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Subject:  Re: Political OT: Church v. State Date:  6/28/2002  5:03 PM
Author:  maureenkaplan Number:  132223 of 312187

I've always found the separation of church and state to be a difficult concept to adopt. After all, if you are a christian or a jew or something else, how do you cut off that entire part of yourself when you are at school (state) and then turn it back on once you return home? If I believe in God, I will always believe in God wherever I am.

Agreed. I think the concern more comes from [Presumed Authority] impressing their religious beliefs [Historical example: "Catholics have horns and hooves and are going to H@!%"] on those who don't believe the same things. So, you are free to pray whenever you like, so long as you do so *inside*. Unfortunately, public proclamation of belief often feels to the person hearing as more than simple prozelytization; there is often an "I'm better than you" message that is heard, even when it is not intended.

And I I wonder why people get all bent out of shape by the mere mention of God, yet nobody gets bent out of shape at the mention of Allah, Jehovah, or whoever <fill in the blank>.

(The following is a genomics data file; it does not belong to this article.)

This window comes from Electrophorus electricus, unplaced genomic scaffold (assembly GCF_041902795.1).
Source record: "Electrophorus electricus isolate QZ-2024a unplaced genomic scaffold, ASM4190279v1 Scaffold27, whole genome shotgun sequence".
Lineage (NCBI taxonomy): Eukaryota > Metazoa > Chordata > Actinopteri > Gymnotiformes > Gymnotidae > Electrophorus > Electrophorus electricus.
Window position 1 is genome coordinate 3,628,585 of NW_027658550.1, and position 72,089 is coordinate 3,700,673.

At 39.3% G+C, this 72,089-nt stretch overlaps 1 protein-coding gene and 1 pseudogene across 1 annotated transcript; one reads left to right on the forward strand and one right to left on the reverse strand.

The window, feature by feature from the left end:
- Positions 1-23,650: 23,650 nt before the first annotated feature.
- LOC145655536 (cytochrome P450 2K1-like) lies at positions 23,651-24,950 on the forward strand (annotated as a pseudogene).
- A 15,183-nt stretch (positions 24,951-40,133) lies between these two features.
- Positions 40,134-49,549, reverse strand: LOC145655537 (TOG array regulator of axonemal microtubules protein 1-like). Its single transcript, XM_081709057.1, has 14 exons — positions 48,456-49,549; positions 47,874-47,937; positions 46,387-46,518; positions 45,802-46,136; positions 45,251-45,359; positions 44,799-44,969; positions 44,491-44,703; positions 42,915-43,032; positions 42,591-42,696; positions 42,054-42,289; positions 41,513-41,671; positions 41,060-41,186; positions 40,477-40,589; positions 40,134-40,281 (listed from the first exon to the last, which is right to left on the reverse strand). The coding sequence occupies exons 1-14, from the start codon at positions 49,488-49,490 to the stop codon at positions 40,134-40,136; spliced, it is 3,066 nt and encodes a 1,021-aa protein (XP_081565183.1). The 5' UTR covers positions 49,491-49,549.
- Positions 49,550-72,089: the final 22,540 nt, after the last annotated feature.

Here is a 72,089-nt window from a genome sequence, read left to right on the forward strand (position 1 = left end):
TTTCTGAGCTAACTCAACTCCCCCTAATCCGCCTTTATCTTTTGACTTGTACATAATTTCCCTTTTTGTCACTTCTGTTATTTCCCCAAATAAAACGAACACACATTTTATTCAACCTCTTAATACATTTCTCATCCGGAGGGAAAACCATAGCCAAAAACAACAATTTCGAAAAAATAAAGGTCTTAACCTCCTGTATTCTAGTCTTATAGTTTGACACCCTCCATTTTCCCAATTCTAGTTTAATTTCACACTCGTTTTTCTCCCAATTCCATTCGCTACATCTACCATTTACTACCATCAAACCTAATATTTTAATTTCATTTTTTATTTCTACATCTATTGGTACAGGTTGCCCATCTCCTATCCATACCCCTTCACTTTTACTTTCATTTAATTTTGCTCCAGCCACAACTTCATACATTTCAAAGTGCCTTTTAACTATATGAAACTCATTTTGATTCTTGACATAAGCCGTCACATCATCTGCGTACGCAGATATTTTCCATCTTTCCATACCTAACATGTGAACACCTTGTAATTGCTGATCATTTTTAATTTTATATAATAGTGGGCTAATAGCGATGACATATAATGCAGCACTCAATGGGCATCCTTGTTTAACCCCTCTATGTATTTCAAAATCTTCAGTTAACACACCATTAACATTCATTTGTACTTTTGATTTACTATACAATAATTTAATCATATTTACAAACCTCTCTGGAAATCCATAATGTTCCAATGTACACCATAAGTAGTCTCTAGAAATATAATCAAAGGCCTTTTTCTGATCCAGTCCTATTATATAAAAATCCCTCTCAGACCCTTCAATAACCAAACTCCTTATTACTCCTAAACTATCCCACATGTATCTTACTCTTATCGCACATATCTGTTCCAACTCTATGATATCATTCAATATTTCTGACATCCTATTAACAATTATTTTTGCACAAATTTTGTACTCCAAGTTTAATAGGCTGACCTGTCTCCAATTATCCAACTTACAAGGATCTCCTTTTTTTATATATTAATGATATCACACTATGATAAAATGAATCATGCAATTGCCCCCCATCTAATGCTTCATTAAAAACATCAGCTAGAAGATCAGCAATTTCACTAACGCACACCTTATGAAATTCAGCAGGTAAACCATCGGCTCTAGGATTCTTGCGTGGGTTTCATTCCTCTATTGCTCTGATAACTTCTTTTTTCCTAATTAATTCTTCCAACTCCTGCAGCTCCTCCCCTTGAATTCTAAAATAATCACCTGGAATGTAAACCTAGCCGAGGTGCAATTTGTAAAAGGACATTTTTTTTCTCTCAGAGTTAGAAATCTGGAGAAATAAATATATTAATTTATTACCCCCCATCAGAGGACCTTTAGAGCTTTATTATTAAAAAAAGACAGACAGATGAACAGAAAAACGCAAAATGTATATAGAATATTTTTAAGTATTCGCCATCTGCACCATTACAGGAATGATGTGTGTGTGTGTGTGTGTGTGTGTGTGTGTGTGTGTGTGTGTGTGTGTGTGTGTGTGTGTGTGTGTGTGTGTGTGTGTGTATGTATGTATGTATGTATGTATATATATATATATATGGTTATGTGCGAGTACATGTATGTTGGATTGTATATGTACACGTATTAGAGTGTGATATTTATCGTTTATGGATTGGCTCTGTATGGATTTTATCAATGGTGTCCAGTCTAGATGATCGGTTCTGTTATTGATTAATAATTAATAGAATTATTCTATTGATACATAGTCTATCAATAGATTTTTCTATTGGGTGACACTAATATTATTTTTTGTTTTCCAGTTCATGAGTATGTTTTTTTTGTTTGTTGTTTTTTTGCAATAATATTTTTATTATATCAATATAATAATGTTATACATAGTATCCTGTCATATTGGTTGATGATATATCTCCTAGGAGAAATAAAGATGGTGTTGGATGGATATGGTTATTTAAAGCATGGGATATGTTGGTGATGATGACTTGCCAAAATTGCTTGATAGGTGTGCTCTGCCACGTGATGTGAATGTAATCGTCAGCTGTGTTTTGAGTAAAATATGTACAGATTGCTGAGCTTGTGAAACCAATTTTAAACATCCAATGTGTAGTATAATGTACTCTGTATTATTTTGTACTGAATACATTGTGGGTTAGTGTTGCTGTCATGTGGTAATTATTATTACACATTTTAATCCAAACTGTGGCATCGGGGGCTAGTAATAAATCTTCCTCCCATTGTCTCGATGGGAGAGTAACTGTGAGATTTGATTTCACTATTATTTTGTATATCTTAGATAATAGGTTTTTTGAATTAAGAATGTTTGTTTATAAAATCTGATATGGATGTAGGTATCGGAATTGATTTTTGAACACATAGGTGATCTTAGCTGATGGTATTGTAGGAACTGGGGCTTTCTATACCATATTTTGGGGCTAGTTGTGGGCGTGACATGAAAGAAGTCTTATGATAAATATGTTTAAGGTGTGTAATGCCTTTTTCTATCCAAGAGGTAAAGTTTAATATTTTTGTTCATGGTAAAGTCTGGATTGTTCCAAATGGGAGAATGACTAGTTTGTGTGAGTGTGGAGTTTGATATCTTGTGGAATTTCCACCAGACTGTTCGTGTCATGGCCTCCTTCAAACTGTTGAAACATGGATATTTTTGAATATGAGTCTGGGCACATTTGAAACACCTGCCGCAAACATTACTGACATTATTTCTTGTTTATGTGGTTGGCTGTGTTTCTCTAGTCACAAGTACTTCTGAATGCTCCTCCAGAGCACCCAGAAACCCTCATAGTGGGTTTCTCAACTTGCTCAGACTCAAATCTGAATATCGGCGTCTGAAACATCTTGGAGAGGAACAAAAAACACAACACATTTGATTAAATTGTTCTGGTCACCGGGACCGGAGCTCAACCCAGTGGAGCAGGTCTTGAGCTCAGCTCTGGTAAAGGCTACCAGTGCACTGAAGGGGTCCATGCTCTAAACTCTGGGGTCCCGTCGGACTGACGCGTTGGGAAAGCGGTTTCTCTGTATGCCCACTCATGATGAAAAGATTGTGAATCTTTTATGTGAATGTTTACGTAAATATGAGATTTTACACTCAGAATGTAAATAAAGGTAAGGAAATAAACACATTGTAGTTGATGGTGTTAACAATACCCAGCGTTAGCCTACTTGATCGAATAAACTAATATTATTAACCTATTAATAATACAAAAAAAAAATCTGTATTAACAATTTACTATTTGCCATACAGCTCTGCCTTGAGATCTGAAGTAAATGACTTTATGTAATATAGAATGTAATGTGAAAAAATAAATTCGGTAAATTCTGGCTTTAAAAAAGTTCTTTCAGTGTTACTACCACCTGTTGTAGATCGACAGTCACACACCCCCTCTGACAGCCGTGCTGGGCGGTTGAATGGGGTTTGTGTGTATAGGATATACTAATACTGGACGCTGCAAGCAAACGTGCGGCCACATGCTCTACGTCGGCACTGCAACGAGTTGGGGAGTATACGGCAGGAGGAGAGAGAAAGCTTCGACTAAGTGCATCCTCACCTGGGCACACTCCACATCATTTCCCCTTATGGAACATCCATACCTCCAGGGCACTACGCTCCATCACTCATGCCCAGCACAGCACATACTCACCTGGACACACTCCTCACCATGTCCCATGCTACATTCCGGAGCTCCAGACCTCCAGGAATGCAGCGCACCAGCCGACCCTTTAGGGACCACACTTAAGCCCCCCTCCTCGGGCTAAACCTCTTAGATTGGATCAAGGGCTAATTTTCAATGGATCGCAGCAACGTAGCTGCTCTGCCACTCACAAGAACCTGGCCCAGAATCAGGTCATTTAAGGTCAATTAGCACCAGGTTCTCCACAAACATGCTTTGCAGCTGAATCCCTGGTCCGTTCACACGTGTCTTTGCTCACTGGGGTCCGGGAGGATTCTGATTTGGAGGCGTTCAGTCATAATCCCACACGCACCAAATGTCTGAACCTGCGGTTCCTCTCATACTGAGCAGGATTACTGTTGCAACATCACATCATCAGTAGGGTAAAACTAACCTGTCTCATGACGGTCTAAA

Probably because no state-sponsored or affiliated groups mention those names (of which I'm aware). If they did, I think I would object just as much as I do to the mention of God. (Which, as I mentioned before, I don't particularly, but that might be because it's my word. Who knows, I *might* object to "One Nation, under Allah, indivisible... ::grin::)

I guess maybe you have to have been in a situation where you've had someone in authority tell you that you are damned, etc., before you start to feel strongly that it's better to err on the side of cutting religious mention out of state-sponsored activities, rather than having your child come home crying because "you're going to [x]". Yes, the first has happened to me, and no, I'm not willing to risk the last.

Prayer will remain in schools so long as they continue to give tests. - Unk.
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